500,000 children face ‘immediate danger’ in Libya capital: UN

A fighter loyal to the government of national reconciliation stands by a burned vehicle in a street during renewed clashes in the south of the Libyan capital Tripoli on September 22, 2018. (AFP)
Updated 25 September 2018
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500,000 children face ‘immediate danger’ in Libya capital: UN

TRIPOLI: Half a million children are in “immediate danger” in Libya’s capital Tripoli due to fighting, the United Nations children’s fund UNICEF said on Monday.
Clashes that broke out between rival militias in late August had killed at least 115 people and wounded nearly 400 by Saturday night, according to Libya’s health ministry.
UNICEF said more than 1,200 families were displaced in the past 48 hours as the clashes intensified in southern Tripoli before pausing on Monday.
That put the total number of people displaced by the recent fighting at over 25,000, half of whom were children, it said.
The UN agency’s Middle East and North Africa director, Geert Cappelaere, said children were paying a “heavy toll” and were increasingly being recruited by armed groups.
“We see children being prevented from going to school, we see children not having the vaccination that they urgently need,” he said.
Those whose parents came to Libya with the hope of migrating to Europe by sea suffered doubly, said Cappelaere.
“They are already facing dire living conditions, many of them are held in detention,” a situation made worse by “the violence that is happening today,” he said.
UNICEF also said schools are increasingly being used to shelter displaced families, which is likely to delay the start of the academic year beyond October 3.
It said residents are facing food, power and water shortages, adding that the clashes had exacerbated the plight of migrants.
“Hundreds of detained refugees and migrants, including children, were forced to move because of violence. Others are stranded in centers in dire conditions,” Cappelaere said.
Despite a UN-brokered cease-fire on September 4, fighting broke out again last week in southern districts of the capital.
The clashes have pitted armed groups from Tarhuna and Misrata against Tripoli militias nominally controlled by Libya’s UN-backed unity government.
The Libyan capital has been at the center of a battle for influence between armed groups since dictator Muammar Qaddafi was ousted in a NATO-backed 2011 uprising.
The country’s unity government has struggled to exert its control in the face of a multitude of militias and a rival administration based in eastern Libya.


Iran: Various options to neutralize ‘illegal’ US sanctions oil exports

Updated 49 min 55 sec ago
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Iran: Various options to neutralize ‘illegal’ US sanctions oil exports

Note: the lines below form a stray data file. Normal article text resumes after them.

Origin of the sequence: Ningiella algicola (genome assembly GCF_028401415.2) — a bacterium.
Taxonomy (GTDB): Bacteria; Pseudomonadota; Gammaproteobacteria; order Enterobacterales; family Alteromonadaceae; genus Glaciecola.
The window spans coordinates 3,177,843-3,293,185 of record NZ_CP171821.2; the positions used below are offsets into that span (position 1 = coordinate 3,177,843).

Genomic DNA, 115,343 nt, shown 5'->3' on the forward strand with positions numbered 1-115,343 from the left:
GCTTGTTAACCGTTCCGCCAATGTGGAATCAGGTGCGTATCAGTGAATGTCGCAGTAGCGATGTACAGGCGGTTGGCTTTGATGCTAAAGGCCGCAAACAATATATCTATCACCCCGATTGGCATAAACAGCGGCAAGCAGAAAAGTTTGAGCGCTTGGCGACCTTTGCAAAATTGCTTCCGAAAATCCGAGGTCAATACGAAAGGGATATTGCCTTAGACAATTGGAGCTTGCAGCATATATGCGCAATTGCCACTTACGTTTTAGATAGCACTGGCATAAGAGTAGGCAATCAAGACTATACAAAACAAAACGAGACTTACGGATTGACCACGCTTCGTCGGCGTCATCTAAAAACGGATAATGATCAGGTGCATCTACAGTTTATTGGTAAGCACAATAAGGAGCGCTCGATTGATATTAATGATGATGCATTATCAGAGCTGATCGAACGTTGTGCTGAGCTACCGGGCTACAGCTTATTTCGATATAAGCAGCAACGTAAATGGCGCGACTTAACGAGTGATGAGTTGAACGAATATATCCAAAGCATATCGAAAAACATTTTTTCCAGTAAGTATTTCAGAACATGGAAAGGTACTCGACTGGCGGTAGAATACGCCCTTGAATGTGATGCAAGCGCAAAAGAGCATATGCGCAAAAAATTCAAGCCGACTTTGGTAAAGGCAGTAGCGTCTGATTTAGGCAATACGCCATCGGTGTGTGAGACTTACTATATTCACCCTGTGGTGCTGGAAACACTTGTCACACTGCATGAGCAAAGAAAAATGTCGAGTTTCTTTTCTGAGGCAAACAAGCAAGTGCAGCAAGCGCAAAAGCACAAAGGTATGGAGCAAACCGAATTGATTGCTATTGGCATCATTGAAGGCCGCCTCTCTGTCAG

• ‘Apart from closing Strait of Hormuz, we have other options to stop oil flow if threatened’
  • ‘Iran has plans in place that will neutralize the illegal US sanctions against Iran’s oil exports’

DUBAI: Iran said on Saturday it had many options to neutralize the reimposition of US sanctions on its oil exports, the semi-official Tasnim news agency reported, adding that Tehran’s clerical rulers had no plans to hold talks with Washington.
“Apart from closing Strait of Hormuz, we have other options to stop oil flow if threatened ... The US administration lacks ‘goodwill’, no need to hold talks with America,” Secretary of Iran’s Supreme National Security Council Ali Shamkhani told Tasnim.
“Iran has plans in place that will neutralize the illegal US sanctions against Iran’s oil exports,” Shamkhani said.
Tensions between Iran and the United States increased after US President Donald Trump pulled out of a 2015 nuclear deal between Iran and six world powers last May, and then reimposed sanctions on the Islamic Republic.
Washington aims to force Tehran to end its nuclear program and its support of militant groups in Syria and Iraq.
Iranian officials have threatened to disrupt oil shipments from the Gulf countries if Washington tries to strangle Tehran’s oil exports.
Carrying one-third of the world’s seaborne oil every day, the Strait of Hormuz links Middle East crude producers to key markets in Asia Pacific, Europe, North America and beyond.
Shamkhani also said Iran has achieved 90 percent of its goals in Syria, Tasnim reported.
The threat of direct confrontation between arch-enemies Israel and Iran has long simmered in Syria, where the Iranian military built a presence early in the nearly eight-year civil war to help President Bashar Assad’s government.